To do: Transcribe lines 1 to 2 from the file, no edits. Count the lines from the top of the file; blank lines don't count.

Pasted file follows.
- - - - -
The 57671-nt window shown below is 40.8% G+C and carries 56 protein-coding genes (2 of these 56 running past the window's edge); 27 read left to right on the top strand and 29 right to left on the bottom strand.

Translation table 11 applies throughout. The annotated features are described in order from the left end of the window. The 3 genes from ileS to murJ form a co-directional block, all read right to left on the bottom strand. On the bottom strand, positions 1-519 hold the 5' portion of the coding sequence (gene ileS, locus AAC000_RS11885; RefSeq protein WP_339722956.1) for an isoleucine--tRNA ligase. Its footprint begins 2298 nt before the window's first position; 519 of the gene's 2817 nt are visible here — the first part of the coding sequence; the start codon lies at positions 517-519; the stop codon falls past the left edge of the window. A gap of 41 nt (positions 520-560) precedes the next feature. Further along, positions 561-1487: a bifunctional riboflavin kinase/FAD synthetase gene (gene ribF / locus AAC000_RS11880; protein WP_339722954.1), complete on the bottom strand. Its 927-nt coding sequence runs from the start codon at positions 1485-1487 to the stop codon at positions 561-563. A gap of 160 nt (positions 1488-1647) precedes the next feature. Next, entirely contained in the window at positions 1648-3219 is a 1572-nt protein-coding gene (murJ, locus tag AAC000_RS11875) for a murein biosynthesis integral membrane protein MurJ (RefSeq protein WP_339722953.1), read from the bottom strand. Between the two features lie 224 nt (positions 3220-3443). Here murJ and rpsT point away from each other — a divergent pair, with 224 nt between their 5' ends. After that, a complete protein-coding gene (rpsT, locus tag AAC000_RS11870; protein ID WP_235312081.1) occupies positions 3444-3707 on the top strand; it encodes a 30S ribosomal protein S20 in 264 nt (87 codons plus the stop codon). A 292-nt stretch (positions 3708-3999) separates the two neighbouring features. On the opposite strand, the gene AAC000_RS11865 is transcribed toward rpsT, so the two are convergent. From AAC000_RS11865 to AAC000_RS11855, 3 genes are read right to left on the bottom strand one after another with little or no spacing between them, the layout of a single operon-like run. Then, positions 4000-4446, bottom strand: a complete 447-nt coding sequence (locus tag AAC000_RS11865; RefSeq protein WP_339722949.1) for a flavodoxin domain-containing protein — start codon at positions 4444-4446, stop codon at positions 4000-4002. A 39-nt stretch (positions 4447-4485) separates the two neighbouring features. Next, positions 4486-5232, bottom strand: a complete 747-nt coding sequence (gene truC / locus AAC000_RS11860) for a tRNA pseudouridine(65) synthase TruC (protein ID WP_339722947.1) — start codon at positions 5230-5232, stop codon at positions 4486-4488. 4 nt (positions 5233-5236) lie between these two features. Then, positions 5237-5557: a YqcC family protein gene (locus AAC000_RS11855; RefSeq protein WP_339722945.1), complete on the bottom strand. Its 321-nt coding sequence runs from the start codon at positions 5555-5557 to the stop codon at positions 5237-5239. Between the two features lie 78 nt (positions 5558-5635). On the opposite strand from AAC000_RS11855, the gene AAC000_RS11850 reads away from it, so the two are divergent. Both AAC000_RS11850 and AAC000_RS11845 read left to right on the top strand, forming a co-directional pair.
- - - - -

The 57671-nt window shown below is 40.8% G+C and carries 56 protein-coding genes (2 of these 56 running past the window's edge); 27 read left to right on the top strand and 29 right to left on the bottom strand.

Translation table 11 applies throughout. The annotated features are described in order from the left end of the window. The 3 genes from ileS to murJ form a co-directional block, all read right to left on the bottom strand. On the bottom strand, positions 1-519 hold the 5' portion of the coding sequence (gene ileS, locus AAC000_RS11885; RefSeq protein WP_339722956.1) for an isoleucine--tRNA ligase. Its footprint begins 2298 nt before the window's first position; 519 of the gene's 2817 nt are visible here — the first part of the coding sequence; the start codon lies at positions 517-519; the stop codon falls past the left edge of the window. A gap of 41 nt (positions 520-560) precedes the next feature. Further along, positions 561-1487: a bifunctional riboflavin kinase/FAD synthetase gene (gene ribF / locus AAC000_RS11880; protein WP_339722954.1), complete on the bottom strand. Its 927-nt coding sequence runs from the start codon at positions 1485-1487 to the stop codon at positions 561-563. A gap of 160 nt (positions 1488-1647) precedes the next feature. Next, entirely contained in the window at positions 1648-3219 is a 1572-nt protein-coding gene (murJ, locus tag AAC000_RS11875) for a murein biosynthesis integral membrane protein MurJ (RefSeq protein WP_339722953.1), read from the bottom strand. Between the two features lie 224 nt (positions 3220-3443). Here murJ and rpsT point away from each other — a divergent pair, with 224 nt between their 5' ends. After that, a complete protein-coding gene (rpsT, locus tag AAC000_RS11870; protein ID WP_235312081.1) occupies positions 3444-3707 on the top strand; it encodes a 30S ribosomal protein S20 in 264 nt (87 codons plus the stop codon). A 292-nt stretch (positions 3708-3999) separates the two neighbouring features. On the opposite strand, the gene AAC000_RS11865 is transcribed toward rpsT, so the two are convergent. From AAC000_RS11865 to AAC000_RS11855, 3 genes are read right to left on the bottom strand one after another with little or no spacing between them, the layout of a single operon-like run. Then, positions 4000-4446, bottom strand: a complete 447-nt coding sequence (locus tag AAC000_RS11865; RefSeq protein WP_339722949.1) for a flavodoxin domain-containing protein — start codon at positions 4444-4446, stop codon at positions 4000-4002. A 39-nt stretch (positions 4447-4485) separates the two neighbouring features. Next, positions 4486-5232, bottom strand: a complete 747-nt coding sequence (gene truC / locus AAC000_RS11860) for a tRNA pseudouridine(65) synthase TruC (protein ID WP_339722947.1) — start codon at positions 5230-5232, stop codon at positions 4486-4488. 4 nt (positions 5233-5236) lie between these two features. Then, positions 5237-5557: a YqcC family protein gene (locus AAC000_RS11855; RefSeq protein WP_339722945.1), complete on the bottom strand. Its 321-nt coding sequence runs from the start codon at positions 5555-5557 to the stop codon at positions 5237-5239. Between the two features lie 78 nt (positions 5558-5635). On the opposite strand from AAC000_RS11855, the gene AAC000_RS11850 reads away from it, so the two are divergent. Both AAC000_RS11850 and AAC000_RS11845 read left to right on the top strand, forming a co-directional pair.